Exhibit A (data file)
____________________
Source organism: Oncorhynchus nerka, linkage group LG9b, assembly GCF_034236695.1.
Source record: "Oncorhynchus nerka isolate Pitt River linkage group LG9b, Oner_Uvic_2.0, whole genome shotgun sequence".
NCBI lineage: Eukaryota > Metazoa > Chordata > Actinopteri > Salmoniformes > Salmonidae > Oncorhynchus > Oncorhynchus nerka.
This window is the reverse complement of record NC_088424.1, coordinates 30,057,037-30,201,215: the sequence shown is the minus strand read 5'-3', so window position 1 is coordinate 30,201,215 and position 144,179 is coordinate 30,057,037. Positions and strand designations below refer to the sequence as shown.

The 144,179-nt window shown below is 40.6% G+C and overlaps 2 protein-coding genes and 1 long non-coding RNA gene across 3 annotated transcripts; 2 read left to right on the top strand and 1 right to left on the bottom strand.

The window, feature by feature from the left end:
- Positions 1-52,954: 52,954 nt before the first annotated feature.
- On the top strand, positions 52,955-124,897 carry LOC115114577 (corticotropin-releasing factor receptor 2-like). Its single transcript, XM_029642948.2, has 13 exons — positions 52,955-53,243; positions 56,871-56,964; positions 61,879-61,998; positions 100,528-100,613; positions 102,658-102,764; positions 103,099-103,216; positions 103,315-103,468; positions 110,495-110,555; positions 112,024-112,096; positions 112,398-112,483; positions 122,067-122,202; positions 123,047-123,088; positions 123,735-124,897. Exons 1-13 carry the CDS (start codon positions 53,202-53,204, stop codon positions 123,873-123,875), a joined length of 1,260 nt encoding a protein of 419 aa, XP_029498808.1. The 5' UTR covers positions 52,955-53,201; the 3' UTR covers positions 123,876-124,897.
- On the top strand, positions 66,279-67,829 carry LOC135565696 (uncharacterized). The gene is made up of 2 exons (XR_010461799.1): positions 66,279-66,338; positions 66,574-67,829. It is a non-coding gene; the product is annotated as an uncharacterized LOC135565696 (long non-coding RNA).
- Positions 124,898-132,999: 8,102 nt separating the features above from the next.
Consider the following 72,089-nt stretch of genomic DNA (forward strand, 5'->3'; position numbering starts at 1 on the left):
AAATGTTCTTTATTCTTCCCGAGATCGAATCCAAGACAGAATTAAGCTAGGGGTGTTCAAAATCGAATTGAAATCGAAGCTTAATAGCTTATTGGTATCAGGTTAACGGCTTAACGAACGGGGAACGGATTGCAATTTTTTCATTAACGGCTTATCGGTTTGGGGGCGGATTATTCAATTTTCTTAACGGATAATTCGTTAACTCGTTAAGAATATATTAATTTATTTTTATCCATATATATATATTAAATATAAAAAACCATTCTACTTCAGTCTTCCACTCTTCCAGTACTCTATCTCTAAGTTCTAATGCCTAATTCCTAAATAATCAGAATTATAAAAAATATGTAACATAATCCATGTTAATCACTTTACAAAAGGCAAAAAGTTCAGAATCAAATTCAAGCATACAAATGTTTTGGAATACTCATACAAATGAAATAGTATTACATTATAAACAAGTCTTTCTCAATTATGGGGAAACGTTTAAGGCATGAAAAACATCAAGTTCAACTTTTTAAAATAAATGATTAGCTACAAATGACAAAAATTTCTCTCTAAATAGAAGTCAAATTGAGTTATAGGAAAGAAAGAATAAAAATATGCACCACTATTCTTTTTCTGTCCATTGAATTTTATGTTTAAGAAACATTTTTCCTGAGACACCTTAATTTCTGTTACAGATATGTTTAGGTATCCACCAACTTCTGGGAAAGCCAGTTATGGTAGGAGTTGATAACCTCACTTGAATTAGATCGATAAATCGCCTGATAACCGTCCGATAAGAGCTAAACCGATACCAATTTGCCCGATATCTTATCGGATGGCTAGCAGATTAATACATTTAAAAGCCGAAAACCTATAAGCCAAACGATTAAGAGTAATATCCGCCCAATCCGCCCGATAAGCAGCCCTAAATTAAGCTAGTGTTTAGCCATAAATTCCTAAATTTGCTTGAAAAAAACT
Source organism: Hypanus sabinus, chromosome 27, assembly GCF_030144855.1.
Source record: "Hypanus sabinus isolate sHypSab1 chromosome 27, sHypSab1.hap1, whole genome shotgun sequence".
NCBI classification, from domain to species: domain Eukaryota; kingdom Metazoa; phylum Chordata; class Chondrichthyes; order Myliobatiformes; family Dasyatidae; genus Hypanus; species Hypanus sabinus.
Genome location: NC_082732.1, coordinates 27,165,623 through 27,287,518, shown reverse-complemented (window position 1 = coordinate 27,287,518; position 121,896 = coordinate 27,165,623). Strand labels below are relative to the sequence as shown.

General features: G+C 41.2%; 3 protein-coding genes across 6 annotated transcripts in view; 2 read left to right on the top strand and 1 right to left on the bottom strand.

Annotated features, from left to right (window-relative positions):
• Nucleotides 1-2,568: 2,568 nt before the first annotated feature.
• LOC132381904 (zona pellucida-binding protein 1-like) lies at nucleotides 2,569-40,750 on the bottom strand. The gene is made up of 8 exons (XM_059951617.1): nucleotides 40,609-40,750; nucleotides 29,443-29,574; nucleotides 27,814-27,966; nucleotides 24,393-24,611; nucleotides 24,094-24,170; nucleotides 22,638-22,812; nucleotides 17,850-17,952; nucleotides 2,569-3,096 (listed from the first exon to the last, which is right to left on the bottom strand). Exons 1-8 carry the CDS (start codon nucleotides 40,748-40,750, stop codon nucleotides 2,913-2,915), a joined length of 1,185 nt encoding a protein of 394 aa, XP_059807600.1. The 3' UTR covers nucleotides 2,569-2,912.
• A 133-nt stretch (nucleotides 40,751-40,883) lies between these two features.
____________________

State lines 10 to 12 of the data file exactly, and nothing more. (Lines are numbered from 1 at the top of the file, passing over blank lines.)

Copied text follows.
- Positions 124,898-132,999: 8,102 nt separating the features above from the next.
Consider the following 72,089-nt stretch of genomic DNA (forward strand, 5'->3'; position numbering starts at 1 on the left):
AAATGTTCTTTATTCTTCCCGAGATCGAATCCAAGACAGAATTAAGCTAGGGGTGTTCAAAATCGAATTGAAATCGAAGCTTAATAGCTTATTGGTATCAGGTTAACGGCTTAACGAACGGGGAACGGATTGCAATTTTTTCATTAACGGCTTATCGGTTTGGGGGCGGATTATTCAATTTTCTTAACGGATAATTCGTTAACTCGTTAAGAATATATTAATTTATTTTTATCCATATATATATATTAAATATAAAAAACCATTCTACTTCAGTCTTCCACTCTTCCAGTACTCTATCTCTAAGTTCTAATGCCTAATTCCTAAATAATCAGAATTATAAAAAATATGTAACATAATCCATGTTAATCACTTTACAAAAGGCAAAAAGTTCAGAATCAAATTCAAGCATACAAATGTTTTGGAATACTCATACAAATGAAATAGTATTACATTATAAACAAGTCTTTCTCAATTATGGGGAAACGTTTAAGGCATGAAAAACATCAAGTTCAACTTTTTAAAATAAATGATTAGCTACAAATGACAAAAATTTCTCTCTAAATAGAAGTCAAATTGAGTTATAGGAAAGAAAGAATAAAAATATGCACCACTATTCTTTTTCTGTCCATTGAATTTTATGTTTAAGAAACATTTTTCCTGAGACACCTTAATTTCTGTTACAGATATGTTTAGGTATCCACCAACTTCTGGGAAAGCCAGTTATGGTAGGAGTTGATAACCTCACTTGAATTAGATCGATAAATCGCCTGATAACCGTCCGATAAGAGCTAAACCGATACCAATTTGCCCGATATCTTATCGGATGGCTAGCAGATTAATACATTTAAAAGCCGAAAACCTATAAGCCAAACGATTAAGAGTAATATCCGCCCAATCCGCCCGATAAGCAGCCCTAAATTAAGCTAGTGTTTAGCCATAAATTCCTAAATTTGCTTGAAAAAAACT